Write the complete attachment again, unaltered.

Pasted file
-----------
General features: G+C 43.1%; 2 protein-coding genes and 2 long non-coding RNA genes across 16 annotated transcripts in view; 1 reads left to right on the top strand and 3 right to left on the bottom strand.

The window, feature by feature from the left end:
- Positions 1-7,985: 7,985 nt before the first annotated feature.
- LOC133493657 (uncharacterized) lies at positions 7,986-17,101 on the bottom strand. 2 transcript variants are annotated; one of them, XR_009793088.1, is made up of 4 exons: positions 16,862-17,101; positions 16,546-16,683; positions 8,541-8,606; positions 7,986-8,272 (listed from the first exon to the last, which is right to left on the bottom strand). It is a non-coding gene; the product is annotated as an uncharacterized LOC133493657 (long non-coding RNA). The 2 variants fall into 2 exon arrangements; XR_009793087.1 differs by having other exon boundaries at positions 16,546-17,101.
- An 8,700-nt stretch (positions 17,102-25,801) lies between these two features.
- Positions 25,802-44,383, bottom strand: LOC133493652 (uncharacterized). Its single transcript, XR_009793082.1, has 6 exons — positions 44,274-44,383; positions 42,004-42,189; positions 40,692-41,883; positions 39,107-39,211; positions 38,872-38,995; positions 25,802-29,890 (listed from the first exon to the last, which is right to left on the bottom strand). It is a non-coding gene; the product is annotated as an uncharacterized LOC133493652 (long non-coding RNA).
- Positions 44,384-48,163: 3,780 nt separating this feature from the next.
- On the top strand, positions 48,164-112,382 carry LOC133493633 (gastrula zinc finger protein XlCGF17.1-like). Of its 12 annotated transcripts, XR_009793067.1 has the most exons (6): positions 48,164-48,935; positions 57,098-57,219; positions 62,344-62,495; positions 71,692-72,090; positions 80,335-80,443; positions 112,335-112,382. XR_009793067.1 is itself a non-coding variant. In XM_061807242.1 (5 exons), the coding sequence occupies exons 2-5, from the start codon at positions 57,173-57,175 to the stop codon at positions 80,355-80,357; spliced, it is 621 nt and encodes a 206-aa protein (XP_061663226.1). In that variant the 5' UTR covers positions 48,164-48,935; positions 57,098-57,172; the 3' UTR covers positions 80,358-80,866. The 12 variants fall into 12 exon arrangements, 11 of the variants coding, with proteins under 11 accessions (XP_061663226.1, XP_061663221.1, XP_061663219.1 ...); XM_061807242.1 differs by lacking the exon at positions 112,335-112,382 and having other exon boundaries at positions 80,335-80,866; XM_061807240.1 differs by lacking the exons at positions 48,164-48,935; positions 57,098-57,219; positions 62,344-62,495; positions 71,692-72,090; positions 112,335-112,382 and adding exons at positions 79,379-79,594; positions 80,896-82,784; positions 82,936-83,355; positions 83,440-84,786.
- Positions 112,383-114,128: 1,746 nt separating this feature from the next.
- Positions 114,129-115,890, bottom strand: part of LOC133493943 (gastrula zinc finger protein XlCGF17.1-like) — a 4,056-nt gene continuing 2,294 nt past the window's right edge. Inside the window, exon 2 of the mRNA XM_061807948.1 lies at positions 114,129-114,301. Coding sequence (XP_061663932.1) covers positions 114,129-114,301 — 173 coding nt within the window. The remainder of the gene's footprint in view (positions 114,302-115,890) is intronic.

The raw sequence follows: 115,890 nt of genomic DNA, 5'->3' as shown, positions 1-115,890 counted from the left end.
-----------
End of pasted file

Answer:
General features: G+C 43.1%; 2 protein-coding genes and 2 long non-coding RNA genes across 16 annotated transcripts in view; 1 reads left to right on the top strand and 3 right to left on the bottom strand.

The window, feature by feature from the left end:
- Positions 1-7,985: 7,985 nt before the first annotated feature.
- LOC133493657 (uncharacterized) lies at positions 7,986-17,101 on the bottom strand. 2 transcript variants are annotated; one of them, XR_009793088.1, is made up of 4 exons: positions 16,862-17,101; positions 16,546-16,683; positions 8,541-8,606; positions 7,986-8,272 (listed from the first exon to the last, which is right to left on the bottom strand). It is a non-coding gene; the product is annotated as an uncharacterized LOC133493657 (long non-coding RNA). The 2 variants fall into 2 exon arrangements; XR_009793087.1 differs by having other exon boundaries at positions 16,546-17,101.
- An 8,700-nt stretch (positions 17,102-25,801) lies between these two features.
- Positions 25,802-44,383, bottom strand: LOC133493652 (uncharacterized). Its single transcript, XR_009793082.1, has 6 exons — positions 44,274-44,383; positions 42,004-42,189; positions 40,692-41,883; positions 39,107-39,211; positions 38,872-38,995; positions 25,802-29,890 (listed from the first exon to the last, which is right to left on the bottom strand). It is a non-coding gene; the product is annotated as an uncharacterized LOC133493652 (long non-coding RNA).
- Positions 44,384-48,163: 3,780 nt separating this feature from the next.
- On the top strand, positions 48,164-112,382 carry LOC133493633 (gastrula zinc finger protein XlCGF17.1-like). Of its 12 annotated transcripts, XR_009793067.1 has the most exons (6): positions 48,164-48,935; positions 57,098-57,219; positions 62,344-62,495; positions 71,692-72,090; positions 80,335-80,443; positions 112,335-112,382. XR_009793067.1 is itself a non-coding variant. In XM_061807242.1 (5 exons), the coding sequence occupies exons 2-5, from the start codon at positions 57,173-57,175 to the stop codon at positions 80,355-80,357; spliced, it is 621 nt and encodes a 206-aa protein (XP_061663226.1). In that variant the 5' UTR covers positions 48,164-48,935; positions 57,098-57,172; the 3' UTR covers positions 80,358-80,866. The 12 variants fall into 12 exon arrangements, 11 of the variants coding, with proteins under 11 accessions (XP_061663226.1, XP_061663221.1, XP_061663219.1 ...); XM_061807242.1 differs by lacking the exon at positions 112,335-112,382 and having other exon boundaries at positions 80,335-80,866; XM_061807240.1 differs by lacking the exons at positions 48,164-48,935; positions 57,098-57,219; positions 62,344-62,495; positions 71,692-72,090; positions 112,335-112,382 and adding exons at positions 79,379-79,594; positions 80,896-82,784; positions 82,936-83,355; positions 83,440-84,786.
- Positions 112,383-114,128: 1,746 nt separating this feature from the next.
- Positions 114,129-115,890, bottom strand: part of LOC133493943 (gastrula zinc finger protein XlCGF17.1-like) — a 4,056-nt gene continuing 2,294 nt past the window's right edge. Inside the window, exon 2 of the mRNA XM_061807948.1 lies at positions 114,129-114,301. Coding sequence (XP_061663932.1) covers positions 114,129-114,301 — 173 coding nt within the window. The remainder of the gene's footprint in view (positions 114,302-115,890) is intronic.

The raw sequence follows: 115,890 nt of genomic DNA, 5'->3' as shown, positions 1-115,890 counted from the left end.